Will the Sag Harbor Neon be Next?

Last week, after over two years of vigorous and continuous debate, the Village of Sag Harbor finally ruled that the fabulous 16′ 1″ sculpture entitled “Legs,” done by the late artist Larry Rivers, standing on the lawn of the home of Janet Lehr and Ruth Vered, has got to go. They are in violation of at least four sections of the Village code.

It does not matter that Lehr and Vered are the owners of probably the most influential art gallery on the East End. It also doesn’t matter that their home there on Madison and Henry was originally a church, and later an art gallery, and after that the home of the celebrated artist Abraham Rattner who used the main interior nave as his art studio.

There are violations. The legs, as an accessory structure, are less than the required number-34 feet-from the property line. They are taller than the maximum height allowed for accessory structures of 15 feet. (They are 16 feet, one inch and the ordinance inspector, bearing a search warrant, did the measurement last September.) You could consider the legs as a mounted object on the side of the building however, since they are attached with brackets, but in that case, the legs are still in violation, extending out further from the house than the maximum allowed 18 inches. The legs are female after all and the hips are wider than the 18 inches.

There was a fourth violation but for the moment, in the absence of my copy of the final decision, which I seem to have misplaced, I cannot tell you what it is.

The truth is, however, that none of this mattered to the powers that be in Sag Harbor. What mattered was that the neighbors did not like looking out their windows at sexy legs 16 feet high. And what mattered to the neighbors is what mattered to the Village Trustees. These were registered voters. The Trustees would find a way.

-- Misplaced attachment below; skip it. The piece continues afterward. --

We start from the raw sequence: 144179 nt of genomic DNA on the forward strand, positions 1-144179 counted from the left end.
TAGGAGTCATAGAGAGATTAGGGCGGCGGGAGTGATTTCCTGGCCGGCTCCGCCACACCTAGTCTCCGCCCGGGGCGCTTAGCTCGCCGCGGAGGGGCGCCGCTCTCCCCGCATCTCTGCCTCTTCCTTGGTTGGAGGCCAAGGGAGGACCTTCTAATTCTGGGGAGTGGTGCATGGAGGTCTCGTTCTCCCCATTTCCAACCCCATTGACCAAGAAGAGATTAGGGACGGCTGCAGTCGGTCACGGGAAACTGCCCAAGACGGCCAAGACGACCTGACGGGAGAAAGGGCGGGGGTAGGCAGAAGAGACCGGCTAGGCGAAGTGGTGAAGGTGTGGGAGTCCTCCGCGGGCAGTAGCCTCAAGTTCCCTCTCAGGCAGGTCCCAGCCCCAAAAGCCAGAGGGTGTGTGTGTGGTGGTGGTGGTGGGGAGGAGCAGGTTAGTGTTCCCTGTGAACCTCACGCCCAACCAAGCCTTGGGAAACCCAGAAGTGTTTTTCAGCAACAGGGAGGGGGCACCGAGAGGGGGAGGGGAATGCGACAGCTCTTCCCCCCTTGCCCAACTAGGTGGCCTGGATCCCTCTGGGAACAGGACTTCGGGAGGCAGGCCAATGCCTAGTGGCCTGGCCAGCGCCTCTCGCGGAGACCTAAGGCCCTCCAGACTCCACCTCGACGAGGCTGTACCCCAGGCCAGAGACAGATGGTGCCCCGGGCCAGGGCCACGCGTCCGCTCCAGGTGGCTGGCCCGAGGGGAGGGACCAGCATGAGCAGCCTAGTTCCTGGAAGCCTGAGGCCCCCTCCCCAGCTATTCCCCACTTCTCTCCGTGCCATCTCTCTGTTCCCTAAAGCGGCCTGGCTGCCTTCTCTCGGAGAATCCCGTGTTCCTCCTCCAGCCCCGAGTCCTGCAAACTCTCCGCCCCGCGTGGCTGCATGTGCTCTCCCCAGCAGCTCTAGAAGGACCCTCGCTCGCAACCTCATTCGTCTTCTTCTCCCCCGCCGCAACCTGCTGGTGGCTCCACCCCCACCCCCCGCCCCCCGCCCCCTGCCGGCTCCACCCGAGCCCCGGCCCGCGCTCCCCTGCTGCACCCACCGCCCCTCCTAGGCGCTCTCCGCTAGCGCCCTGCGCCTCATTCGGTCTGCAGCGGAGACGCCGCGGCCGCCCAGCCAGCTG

The truth also is that all through Sag Harbor and elsewhere in the Hamptons, there exist wonderful sculptural works of art on front lawns of great estates that would surely, by the same measure, be in violation of one or another of these sections of Village code, that are left alone. Works of art are wonderful. There are also other objects in Sag Harbor, archways, gatehouses, metal gates, gazing globes, tombstones and bird baths that are now in violation and should be removed but will not. For example, the sacred five-fot-tall neon SAG HARBOR sign bolted to the front wall of the Sag Harbor Theatre will have to come down. It extends out 22 inches, far more than the allowed 18.

Why none of these things will come down however is that none of them are disembodied 16-foot tall very outrageous, naked, sexy white legs. And that’s the problem. There is nothing in the code that differentiates a statue of legs from a statue of, say, Lieutenant Colonel Jonathan Meigs, the Revolutionary War hero who led the famous nighttime Meigs’ Raid against the British, resulting in the burning of 12 British ships, the killing of six Redcoats and the making off with 90 British prisoners. The Village historians and Trustees would prostrate themselves in ecstasy before a 16-foot-tall statue of this war hero.

This is Sag Harbor, after all, an old whaling village where some of the stores are still mom and pop-owned, all the history is accurate, and where there’s a metal kiddy ride horse in front of the Sag Harbor Variety Five and Ten into which you can put a quarter and enjoy watching the horse try very gently to displace your four-year-old while playing merry-go-round music. In the 40 years it’s been there, it has never succeeded. Come to think of it, that horse also will have to go. It too is an accessory structure less than 34 feet from the property line.

Will Lehr and Vered challenge this decision in the courts and fight for their first amendment rights all the way up to the Supreme Court? Will Lehr and Vered now wait 60 days and if all the other things in violation do not come down, go on a wild rampage tearing the town’s offending law-breaking violations apart? Stay tuned for the next episode of Janet Lehr, Vered, Larry Rivers’ “Legs” and the Sag Harbor Village Trustees.

 

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